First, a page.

Classic Heinz Ketchup bottle - Detail - © Stewart Williams

Sunday Musings: The Quest For ‘Sustainable’ Food Packaging

We’ve been hearing for a few years, now, from innovative manufacturers and folks who package food, that new, sustainable packaging, with zero or near-zero impact on the environment, is just around the corner. Yet, there’s been no major shift away from demon plastic…

Paper Ketchup Bottle - © 2022 Kraft/Heinz

A week ago in this space, we looked into the initiatives, by a number of California municipalities, to ban natural gas appliances in hopes of cutting ozone-eating emissions. There are many views on the subject, from envrironmentalists crowing a victory, to restaurateurs crying foul over loss of what they consider an essential tool.

Asian restos, particularly, say they’ll be forced out of business, or have to compromise their culinary traditions and cultural identities if they can’t use gas-fired burners to heat their woks to the temperatures they need to produce authentic Asian dishes.

No, electric stoves just can’t safely produce temperatures of 500+ F, especially over long periods of continual cooking. And those in the know will quickly point out that the open flames help give many Asian dishes their unique characters.

My take was that – taken as a fraction of the total annual fossil fuel emissions of California, restaurant gas stoves are responsible for only a vanishingly small share of the problem. It’s still cars and trucks that contribute the most emissions, and and the state relies on natural gas-fired power generating plants for about 37 percent of its electricity. Why not just give the restos an exemption to the natural gas ban and concentrate more on eliminating the gas-fired power plants?

The moral: Seems there’s always another, darker side to the coin.

Packaging faces similar challenges

Why not glass, you say? Glass was the darling of food packagers before plastic came into widespread use. Glass was directly recyclable just by melting it down and making it into new containers. It was clear, so you could see what was inside. It was heat-sterilizable and hermetically sealable to ensure food safety. Alas, glass was also heavy and expensive to ship, and prone to breakage which ruined the contents and could injure the consumer. And it took a lot of energy to melt that glass and blow it into the moulds.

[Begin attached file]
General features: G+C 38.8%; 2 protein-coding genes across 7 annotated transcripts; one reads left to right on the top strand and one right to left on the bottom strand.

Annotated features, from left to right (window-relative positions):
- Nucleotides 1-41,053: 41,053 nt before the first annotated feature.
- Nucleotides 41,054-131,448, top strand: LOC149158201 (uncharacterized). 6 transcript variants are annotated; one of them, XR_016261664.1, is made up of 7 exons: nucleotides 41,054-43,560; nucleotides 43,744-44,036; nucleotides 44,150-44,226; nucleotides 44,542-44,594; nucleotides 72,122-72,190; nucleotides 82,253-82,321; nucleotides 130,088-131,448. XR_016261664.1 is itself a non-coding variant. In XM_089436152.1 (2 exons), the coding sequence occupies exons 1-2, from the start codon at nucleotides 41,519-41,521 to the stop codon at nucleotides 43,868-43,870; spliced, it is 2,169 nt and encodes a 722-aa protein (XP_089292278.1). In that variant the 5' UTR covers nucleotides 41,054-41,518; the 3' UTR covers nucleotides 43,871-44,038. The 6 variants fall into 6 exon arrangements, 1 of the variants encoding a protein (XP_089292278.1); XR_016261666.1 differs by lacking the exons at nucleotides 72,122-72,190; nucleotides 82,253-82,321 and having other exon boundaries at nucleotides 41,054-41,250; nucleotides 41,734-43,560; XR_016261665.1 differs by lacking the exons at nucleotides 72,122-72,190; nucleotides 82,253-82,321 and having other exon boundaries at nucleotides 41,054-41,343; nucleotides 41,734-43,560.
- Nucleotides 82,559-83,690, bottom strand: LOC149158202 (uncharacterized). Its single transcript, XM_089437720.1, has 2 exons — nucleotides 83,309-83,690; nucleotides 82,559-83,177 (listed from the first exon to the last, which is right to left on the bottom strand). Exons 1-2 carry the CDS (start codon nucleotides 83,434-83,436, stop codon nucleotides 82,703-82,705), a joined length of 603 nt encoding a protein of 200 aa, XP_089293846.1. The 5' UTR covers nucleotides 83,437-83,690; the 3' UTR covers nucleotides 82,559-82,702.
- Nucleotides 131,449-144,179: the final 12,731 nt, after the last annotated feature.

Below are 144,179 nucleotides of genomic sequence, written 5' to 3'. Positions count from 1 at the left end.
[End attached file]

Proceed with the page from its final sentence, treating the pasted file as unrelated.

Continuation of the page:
Plastic you already know about. Made from (once abundant and cheap) petrochemicals and light in weight, it can be made clear if you want. But not all the types are not all recyclable, requires more complex reprocessing than glass and requires a lot of energy manufacture and re-manufacture. And perhaps the biggest drawback: it’s not biodegradable. Given the opportunity to submit their empty plastic containers for recycling, the vast majority of folks just throw them away, causing problems of almost unimaginable magnitude in our landfills and oceans.

How about paper?

My first reaction was, “but paper can’t be used for liquids!” It’ll just get soggy and leak. And it can’t be sealed well enough to meet food safety standards. Not to mention the energy costs and chemical processes required to manufacture and re-manufacture pulp containers. And, given the proven predisposition of users to just toss empty containers, rather than put them in the recycle bin, what sort of biodegradability profile are we looking at? I’ll never forget the article I read in Scientific American years ago, that showed photos of bundles of 100-year-old newspapers from a landfill which were still largely intact and readable.

A workable though imperfect solution?

Given the shaky history of sustainable food packaging ‘breakthroughs’, I was intrigued by the announcement that Heinz has been collaborating with a new materials company called Pulpex, developing what the partners say is a truly sustainable, environmentally friendly ketchup bottle – made of paper.

The Kraft/Heinz news release states: “For The Kraft Heinz Company […], this collaboration is the latest step in its journey to reduce its environmental footprint. It progresses the Company’s sustainable packaging ambitions, in that it aligns with its goal to make all packaging globally recyclable, reusable or compostable by 2025. It is also an innovation that will help Kraft Heinz achieve net zero greenhouse gas emissions by 2050.”

Overall, Pulpex claims, “the carbon footprint of Pulpex bottles is materially less than glass and plastic on a bottle-by-bottle basis.”

A laudable ambition.

My take

How do they make their paper containers mush- and tear-resistant? I’m skeptical.

What do they use to line their bottles (presuming they have to do that to meet food safety standards)? Not to mention keeping stray fibres out of the food.

What if any off flavours and/or colours might Pulpex bottles leach into the food packed in it?

What about the bottle caps? Are they also pulp-based? What about the threaded necks of the bottles? Can they mate properly with the tops to achieve a safe, mechanically robust seal?

I also wonder whether the shelf life of Pulpex-bottled beverages and condiments can compare to glass or plastic?

And on the environmental angle: the carbon footprint to process pulp may be small compared to glass or plastic. But it takes a huge amount of fresh, clean water and a bunch of chemicals to make any kind of paper. What will the environmental crusaders say about that?

Muse on that…

~ Maggie J.